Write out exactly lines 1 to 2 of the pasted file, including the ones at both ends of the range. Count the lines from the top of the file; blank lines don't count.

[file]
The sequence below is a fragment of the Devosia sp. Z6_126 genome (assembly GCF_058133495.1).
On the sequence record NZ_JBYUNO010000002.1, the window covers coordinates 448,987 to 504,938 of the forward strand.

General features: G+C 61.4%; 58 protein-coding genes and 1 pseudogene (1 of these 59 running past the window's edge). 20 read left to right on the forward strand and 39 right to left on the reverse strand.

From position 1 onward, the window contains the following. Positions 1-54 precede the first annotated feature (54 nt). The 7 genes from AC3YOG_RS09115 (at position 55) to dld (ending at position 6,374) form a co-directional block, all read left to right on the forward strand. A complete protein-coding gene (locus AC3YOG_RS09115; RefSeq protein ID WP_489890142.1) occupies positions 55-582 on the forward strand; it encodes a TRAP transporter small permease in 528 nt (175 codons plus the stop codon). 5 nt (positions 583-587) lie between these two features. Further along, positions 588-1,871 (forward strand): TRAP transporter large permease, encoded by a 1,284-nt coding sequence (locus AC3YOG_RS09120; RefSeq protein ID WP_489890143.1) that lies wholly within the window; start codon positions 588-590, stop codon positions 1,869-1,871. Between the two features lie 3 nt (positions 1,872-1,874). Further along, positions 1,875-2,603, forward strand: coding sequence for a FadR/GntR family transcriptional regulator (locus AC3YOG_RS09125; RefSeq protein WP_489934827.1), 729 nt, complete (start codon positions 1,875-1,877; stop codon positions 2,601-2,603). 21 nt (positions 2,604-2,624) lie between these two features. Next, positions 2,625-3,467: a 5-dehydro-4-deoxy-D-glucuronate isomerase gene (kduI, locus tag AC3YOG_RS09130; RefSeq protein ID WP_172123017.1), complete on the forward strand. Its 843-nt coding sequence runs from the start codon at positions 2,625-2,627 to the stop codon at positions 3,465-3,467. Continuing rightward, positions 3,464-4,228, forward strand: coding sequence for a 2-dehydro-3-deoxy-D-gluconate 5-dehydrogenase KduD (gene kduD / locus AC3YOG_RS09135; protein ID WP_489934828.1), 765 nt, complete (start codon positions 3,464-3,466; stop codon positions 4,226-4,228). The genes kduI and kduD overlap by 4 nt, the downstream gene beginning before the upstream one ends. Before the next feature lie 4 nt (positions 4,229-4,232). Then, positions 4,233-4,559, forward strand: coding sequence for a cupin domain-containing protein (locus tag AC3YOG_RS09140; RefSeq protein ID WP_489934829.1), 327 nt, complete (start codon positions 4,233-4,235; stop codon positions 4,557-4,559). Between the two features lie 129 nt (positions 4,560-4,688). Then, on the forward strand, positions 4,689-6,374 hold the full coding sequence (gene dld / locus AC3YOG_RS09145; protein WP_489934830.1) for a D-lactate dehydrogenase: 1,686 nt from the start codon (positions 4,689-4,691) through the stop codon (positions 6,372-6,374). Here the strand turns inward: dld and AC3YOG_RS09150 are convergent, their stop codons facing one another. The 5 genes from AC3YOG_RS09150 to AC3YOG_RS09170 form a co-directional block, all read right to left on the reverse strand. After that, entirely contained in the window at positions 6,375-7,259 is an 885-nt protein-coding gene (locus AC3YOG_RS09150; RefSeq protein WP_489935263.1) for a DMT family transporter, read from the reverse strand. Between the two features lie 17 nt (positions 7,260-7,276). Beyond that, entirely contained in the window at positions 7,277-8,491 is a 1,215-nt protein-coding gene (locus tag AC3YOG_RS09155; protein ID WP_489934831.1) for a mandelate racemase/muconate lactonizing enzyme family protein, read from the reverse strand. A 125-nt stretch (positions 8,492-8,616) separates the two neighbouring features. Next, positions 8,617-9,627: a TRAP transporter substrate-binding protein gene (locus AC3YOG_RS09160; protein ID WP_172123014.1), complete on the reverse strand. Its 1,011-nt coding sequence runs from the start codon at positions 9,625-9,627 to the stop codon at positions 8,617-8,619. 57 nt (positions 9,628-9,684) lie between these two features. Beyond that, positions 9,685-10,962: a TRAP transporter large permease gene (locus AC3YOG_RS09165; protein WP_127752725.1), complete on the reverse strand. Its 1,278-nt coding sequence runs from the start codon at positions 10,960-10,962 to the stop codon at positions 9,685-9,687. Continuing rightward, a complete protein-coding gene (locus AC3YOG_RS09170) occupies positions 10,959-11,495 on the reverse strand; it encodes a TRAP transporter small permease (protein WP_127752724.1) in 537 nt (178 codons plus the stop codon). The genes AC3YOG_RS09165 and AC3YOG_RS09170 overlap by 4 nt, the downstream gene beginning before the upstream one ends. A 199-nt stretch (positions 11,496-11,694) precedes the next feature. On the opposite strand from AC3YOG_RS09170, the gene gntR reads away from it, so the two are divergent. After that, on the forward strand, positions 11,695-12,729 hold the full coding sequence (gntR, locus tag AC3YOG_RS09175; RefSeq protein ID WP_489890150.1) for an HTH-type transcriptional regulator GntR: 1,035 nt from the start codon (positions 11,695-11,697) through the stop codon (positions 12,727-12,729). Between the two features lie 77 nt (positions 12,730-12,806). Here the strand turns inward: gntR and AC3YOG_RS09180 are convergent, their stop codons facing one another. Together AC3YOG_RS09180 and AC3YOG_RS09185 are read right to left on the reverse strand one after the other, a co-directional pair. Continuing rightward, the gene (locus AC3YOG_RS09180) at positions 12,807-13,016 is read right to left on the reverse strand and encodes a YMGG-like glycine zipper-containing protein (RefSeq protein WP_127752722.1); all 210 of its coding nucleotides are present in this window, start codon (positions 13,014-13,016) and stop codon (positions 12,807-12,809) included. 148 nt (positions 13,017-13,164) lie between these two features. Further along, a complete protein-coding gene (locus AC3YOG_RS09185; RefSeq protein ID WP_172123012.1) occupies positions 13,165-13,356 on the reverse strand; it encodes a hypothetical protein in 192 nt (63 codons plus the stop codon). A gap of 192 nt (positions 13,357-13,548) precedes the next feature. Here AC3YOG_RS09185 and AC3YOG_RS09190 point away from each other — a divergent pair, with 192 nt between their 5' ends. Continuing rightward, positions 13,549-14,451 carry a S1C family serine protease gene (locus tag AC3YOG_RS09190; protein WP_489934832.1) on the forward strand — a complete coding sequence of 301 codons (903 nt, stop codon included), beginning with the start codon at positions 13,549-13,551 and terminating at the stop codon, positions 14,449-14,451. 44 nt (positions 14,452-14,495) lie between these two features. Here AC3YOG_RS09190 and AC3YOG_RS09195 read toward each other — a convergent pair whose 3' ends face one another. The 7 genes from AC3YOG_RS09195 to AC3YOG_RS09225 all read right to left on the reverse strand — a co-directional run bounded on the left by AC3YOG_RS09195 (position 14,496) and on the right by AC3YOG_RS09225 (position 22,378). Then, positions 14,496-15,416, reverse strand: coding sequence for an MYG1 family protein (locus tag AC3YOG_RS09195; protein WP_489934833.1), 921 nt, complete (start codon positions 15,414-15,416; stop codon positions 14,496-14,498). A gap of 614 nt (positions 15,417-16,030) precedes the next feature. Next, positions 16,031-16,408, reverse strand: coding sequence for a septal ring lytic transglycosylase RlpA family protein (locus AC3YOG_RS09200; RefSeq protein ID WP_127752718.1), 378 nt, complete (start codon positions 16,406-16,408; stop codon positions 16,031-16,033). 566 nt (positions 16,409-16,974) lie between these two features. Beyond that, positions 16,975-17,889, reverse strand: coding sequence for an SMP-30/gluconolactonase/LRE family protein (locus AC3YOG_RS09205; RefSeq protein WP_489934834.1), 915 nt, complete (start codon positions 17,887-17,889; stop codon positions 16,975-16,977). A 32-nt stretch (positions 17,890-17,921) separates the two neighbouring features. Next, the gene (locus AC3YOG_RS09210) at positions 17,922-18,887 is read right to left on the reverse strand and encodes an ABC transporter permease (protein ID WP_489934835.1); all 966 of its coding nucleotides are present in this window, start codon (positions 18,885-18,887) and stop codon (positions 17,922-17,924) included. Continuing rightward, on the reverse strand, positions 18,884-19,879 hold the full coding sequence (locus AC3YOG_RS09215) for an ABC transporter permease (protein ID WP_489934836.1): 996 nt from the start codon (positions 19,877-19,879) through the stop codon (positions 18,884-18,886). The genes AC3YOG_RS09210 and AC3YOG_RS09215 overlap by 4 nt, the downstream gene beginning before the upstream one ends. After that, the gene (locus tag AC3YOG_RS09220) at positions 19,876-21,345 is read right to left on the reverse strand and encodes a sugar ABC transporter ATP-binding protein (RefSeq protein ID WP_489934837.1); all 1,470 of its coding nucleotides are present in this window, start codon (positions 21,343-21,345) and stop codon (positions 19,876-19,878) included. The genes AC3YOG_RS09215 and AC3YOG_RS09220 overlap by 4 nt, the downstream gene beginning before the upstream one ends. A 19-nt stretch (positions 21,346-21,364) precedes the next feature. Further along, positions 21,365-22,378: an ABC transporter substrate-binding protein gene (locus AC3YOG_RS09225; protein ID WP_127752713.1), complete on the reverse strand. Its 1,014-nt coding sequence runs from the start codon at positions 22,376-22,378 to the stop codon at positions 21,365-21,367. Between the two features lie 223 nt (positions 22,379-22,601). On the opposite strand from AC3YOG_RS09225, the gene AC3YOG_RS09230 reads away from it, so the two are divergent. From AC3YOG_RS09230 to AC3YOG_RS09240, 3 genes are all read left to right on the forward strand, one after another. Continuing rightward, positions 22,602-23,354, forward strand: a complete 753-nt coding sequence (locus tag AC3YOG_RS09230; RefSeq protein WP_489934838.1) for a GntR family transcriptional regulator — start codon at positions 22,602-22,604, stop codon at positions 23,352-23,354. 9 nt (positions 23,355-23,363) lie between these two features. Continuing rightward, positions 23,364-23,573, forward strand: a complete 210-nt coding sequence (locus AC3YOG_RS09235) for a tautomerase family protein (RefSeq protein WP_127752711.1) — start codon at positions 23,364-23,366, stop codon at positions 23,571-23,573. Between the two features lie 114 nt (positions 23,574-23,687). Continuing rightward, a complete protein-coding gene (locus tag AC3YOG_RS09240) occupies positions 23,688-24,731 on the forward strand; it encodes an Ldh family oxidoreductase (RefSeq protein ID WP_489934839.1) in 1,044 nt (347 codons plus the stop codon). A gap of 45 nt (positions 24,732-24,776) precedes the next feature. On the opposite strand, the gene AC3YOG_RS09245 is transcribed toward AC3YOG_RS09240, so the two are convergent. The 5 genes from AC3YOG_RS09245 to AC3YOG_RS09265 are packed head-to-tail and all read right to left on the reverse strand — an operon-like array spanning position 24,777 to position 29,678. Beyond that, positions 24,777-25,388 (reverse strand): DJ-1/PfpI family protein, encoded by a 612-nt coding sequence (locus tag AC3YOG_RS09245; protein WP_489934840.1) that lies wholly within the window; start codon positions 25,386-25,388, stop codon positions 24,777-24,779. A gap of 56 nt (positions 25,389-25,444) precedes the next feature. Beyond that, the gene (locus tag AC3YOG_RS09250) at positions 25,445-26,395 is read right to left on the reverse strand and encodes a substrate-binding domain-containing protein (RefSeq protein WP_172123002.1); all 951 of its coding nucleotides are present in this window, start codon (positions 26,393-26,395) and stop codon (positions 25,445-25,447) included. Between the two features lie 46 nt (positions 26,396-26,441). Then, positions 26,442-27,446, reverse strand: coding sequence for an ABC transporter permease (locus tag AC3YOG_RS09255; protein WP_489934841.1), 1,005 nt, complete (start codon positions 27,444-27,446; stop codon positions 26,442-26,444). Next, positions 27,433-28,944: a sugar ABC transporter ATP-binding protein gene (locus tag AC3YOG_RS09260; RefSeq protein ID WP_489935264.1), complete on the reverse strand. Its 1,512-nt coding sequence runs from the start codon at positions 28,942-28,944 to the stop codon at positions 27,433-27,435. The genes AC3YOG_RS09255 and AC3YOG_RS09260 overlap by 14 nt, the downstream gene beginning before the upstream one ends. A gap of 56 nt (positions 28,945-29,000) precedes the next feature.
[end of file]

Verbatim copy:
The sequence below is a fragment of the Devosia sp. Z6_126 genome (assembly GCF_058133495.1).
On the sequence record NZ_JBYUNO010000002.1, the window covers coordinates 448,987 to 504,938 of the forward strand.